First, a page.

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Thyden Gross and Callahan LLPCounselors and Attorneys at Law

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Maryland Divorce Legal Crier

News and comments about divorce, child support, child custody, alimony, equitable property distribution, father’s rights, mother’s rights, family law, laws on divorce and other legal information in Maryland.

Archive for April, 2008

Divorce Quote of the Day

Wednesday, April 30th, 2008

My parents only had one argument in forty-five years. It lasted forty-three years.

Cathy Ladman

Spousal Support

Tuesday, April 29th, 2008

Spousal support, also known as alimony, is supposed to be temporary and “rehabilitative.” Rehabilitative means to an economic functioning level, i.e. earning a reasonable living. The public policy is to assist the former spouse to be self supporting.

If temporary spousal support cannot bring about rehabilitation, then the court can, in proper circumstances, order spousal support on a long-term or indefinite basis. Indefinite spousal support is granted less often these days.

Technically, husbands can get spousal support from wives, but it rarely happens. Spousal support is based upon the relative needs and resources of the parties. The legislature has set out certain criteria for the courts to consider and they include the following:

Maryland

Virginia
District of Columbia

Indefinite spousal support can be raised or lowered over time if there is a change of circumstances. If you do not get spousal support at the time of the divorce, you cannot get alimony later on.

Living with someone after the divorce, regardless of whether you have sex or not, may cause spousal support to be lowered or stopped. Death of one of the persons paying or receiving spousal support, or marriage of the person receiving spousal support, will terminate alimony unless the divorce settlement agreement provides otherwise. The court can require a bond or put a lien on property to ensure the payment of spousal support.

Divorce Grounds

Monday, April 28th, 2008

If you are filing for divorce, you need to have grounds before you file. We don’t mean coffee grounds. Grounds are reasons for a divorce. In Maryland and Virginia, there are both fault grounds and no-fault grounds. DC has only no-fault grounds.

All divorces require proof of grounds. If you cannot prove your grounds for divorce, accusing your spouse of these grounds may be grounds for the award of legal fees to your spouse. Pending the final divorce you should not do anything to give your spouse any grounds for divorce because it can probably be used against you.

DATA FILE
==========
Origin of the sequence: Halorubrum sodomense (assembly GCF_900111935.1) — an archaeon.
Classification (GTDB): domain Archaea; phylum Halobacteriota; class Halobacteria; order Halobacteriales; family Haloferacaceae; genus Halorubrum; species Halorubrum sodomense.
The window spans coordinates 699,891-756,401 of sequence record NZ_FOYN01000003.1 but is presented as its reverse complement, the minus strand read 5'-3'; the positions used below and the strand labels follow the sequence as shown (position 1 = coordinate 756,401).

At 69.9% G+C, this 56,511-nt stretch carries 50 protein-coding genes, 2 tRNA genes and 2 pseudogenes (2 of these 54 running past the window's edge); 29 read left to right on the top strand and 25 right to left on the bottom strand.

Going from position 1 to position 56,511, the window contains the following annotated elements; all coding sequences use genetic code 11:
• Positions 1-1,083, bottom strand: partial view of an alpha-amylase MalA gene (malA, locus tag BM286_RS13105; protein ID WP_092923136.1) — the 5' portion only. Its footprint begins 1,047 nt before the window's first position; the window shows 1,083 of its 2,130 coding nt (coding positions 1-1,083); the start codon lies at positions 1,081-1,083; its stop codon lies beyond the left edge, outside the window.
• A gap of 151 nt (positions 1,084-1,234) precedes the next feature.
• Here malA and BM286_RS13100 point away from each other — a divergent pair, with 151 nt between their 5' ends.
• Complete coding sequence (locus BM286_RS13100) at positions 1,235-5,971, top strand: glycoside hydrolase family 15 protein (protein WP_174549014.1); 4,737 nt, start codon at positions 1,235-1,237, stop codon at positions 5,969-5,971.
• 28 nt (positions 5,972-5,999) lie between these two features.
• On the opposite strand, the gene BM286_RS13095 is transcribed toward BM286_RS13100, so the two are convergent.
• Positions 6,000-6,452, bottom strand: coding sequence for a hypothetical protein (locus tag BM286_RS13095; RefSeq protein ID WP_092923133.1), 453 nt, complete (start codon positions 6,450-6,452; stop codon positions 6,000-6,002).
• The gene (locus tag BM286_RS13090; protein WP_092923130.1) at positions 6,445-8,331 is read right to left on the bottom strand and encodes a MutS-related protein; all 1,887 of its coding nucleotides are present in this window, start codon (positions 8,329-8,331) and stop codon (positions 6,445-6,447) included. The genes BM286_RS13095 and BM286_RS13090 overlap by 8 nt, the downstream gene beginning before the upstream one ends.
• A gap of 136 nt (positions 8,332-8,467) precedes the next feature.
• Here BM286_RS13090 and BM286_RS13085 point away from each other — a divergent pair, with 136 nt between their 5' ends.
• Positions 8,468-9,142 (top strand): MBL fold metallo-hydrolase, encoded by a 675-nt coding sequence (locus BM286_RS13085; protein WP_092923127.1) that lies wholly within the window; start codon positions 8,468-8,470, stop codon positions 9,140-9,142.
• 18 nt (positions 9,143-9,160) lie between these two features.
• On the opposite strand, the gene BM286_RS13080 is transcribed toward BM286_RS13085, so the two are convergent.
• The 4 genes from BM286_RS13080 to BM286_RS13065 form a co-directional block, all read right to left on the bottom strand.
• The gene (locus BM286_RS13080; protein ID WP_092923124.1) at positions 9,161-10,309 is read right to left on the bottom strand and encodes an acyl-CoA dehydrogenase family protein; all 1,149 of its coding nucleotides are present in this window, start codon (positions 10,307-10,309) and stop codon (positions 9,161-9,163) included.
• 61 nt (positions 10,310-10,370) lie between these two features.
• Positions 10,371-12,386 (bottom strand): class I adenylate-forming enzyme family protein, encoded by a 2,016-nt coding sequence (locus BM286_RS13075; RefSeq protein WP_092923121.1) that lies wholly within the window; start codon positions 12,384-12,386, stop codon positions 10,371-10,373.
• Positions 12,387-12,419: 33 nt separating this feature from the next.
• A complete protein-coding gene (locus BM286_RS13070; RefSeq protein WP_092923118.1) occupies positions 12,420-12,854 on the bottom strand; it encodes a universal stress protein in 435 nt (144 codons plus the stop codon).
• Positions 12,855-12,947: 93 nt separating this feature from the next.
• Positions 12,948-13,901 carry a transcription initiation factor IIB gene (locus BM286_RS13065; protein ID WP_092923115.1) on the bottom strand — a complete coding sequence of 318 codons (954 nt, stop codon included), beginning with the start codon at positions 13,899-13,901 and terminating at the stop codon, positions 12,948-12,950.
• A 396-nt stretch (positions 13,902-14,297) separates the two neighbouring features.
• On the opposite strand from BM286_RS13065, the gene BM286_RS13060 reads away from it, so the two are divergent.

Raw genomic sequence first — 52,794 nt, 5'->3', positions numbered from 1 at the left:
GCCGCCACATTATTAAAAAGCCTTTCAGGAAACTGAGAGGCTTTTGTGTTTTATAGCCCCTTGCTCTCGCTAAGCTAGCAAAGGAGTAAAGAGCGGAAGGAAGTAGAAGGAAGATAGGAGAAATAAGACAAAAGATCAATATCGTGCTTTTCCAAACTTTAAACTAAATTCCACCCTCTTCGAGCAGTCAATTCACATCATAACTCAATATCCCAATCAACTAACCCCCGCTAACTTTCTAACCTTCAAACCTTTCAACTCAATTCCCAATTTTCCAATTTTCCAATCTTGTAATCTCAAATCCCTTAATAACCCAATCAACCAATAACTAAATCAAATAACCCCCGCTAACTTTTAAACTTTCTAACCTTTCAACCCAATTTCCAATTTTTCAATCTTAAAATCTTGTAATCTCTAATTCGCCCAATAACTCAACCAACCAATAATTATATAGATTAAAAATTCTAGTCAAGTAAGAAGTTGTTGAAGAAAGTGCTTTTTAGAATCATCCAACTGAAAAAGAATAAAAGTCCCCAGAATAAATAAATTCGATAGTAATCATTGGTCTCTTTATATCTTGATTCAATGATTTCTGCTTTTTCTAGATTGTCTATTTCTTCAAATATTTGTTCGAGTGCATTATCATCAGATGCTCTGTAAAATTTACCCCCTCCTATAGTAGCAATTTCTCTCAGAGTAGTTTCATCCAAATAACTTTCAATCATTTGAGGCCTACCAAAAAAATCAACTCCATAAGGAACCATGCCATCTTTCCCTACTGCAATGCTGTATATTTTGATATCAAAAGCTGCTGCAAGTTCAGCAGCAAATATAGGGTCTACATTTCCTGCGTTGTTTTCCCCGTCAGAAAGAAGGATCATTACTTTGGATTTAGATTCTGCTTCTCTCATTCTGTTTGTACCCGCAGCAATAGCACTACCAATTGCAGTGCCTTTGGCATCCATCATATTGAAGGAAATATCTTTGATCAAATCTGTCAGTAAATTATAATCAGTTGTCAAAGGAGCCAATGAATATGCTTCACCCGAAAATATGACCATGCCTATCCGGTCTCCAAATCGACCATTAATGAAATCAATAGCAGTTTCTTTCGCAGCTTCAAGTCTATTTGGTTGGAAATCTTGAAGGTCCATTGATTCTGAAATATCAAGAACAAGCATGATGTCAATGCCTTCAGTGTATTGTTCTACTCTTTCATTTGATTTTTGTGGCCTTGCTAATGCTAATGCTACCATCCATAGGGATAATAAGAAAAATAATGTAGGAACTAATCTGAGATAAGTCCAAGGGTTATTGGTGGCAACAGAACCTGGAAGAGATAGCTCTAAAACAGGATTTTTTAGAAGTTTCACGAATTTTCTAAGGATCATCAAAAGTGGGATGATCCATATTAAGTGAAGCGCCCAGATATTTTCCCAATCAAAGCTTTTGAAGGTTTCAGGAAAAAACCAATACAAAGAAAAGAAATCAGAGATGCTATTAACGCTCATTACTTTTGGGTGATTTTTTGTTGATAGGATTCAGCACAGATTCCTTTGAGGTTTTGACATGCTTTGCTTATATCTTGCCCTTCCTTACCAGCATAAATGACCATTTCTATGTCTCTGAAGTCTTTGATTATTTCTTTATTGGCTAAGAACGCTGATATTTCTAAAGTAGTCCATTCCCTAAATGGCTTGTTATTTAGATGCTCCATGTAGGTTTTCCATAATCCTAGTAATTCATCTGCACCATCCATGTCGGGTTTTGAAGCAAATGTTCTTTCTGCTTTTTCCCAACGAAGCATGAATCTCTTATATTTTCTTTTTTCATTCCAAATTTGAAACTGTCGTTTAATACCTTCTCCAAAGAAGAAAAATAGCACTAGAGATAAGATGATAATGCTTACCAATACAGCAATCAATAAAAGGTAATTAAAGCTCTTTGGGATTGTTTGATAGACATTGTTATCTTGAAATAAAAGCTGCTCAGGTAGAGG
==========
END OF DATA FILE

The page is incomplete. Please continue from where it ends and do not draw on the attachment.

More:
The grounds for a final divorce are as follows:

Maryland
Virginia
District of Columbia

Note that in Maryland you cannot be living separate and apart under the same roof if you want to file under voluntary or involuntary separation grounds. Virginia and the District of Columbia provide for separation while living under the same roof but this may be difficult to prove.

Court Awards Damages for Interference with Visitation

Wednesday, April 23rd, 2008

by Michael F. Callahan

Michael Shannon and Nermeen Khalifa Shannon had two sons Adam Osama Shannon, born February 9, 1997, and Jason Osama Shannon, born January 10, 2001. Mr. Shannon had been awarded physical custody of Adam and visitation with Jason. Ms. Khalifa’s mother, Afaf Nassar Khalifa, visited from Egypt and Mr. Shannon agreed that both boys could travel to New York to visit a cousin. Nermeen and her mother promptly, and by pre-arrangement, flew with the boys to Egypt where they remain. Mr. Shannon has not seen his sons since.

Michael sued Nermeen, his former wife, her mother, Ms. Khalifa, and her sister. A jury awarded Michael compensatory damages of $500,000 from the defendants and punitive damages of $1,100,000 against Nermeen and $900,000 against her mother.

The Maryland Court of Appeals in Khalifa v Shannon, 2008 Md. Lexis 182, upheld the awards after an extensive review of Maryland law on abduction, enticement and other old theories of recovery for legal wrongs. The Court held that its prior cases recognized a tort of interference with parent-child relations, including interference with visitation, so long as such interference was substantial, as it clearly was in this case. The Court also upheld the punitive damages award. A concurring opinion differed with the majority saying that the Court was recognizing a new tort (a theory of recovery for legal harm) but agreeing with the result.

The Court was writing in broad stokes in this case saying that interference with custody or visitation is something a parent can sue over. It will left for future, less egregious cases, to define the limits of the tort of interference with parent-child relations. There will be many questions such as how much interference is enough (or rather too much) what defenses can be raised, and how damages will be determined.

Country Songs We Wish We’d Written

Thursday, April 17th, 2008

We’ve been educated.
We got liberated.
And had complicating matters with men.

Oh, we’ve said “I do”
And we’ve signed “I don’t”
And we’ve sworn we’d never do that again.

80’s Ladies by K. T. Oslin

How Much Alimony Will I Get?

Wednesday, April 16th, 2008

That is one of the two hardest questions for a divorce lawyer to answer. The other one is, “How much alimony will I have to pay?” The real answer is “I don’t know.” But no lawyer wants to say that to a client.

The reason we don’t know is that alimony is left up to the discretion of the judge, based on several factors (like age, health, income, length of the marriage, etc.) set forth by the legislature. The Court of Appeals, in Whittington v. Whittington, (CSA No. 06-32, January 4, 2007), has said that we don’t use a statistical approach to determine alimony.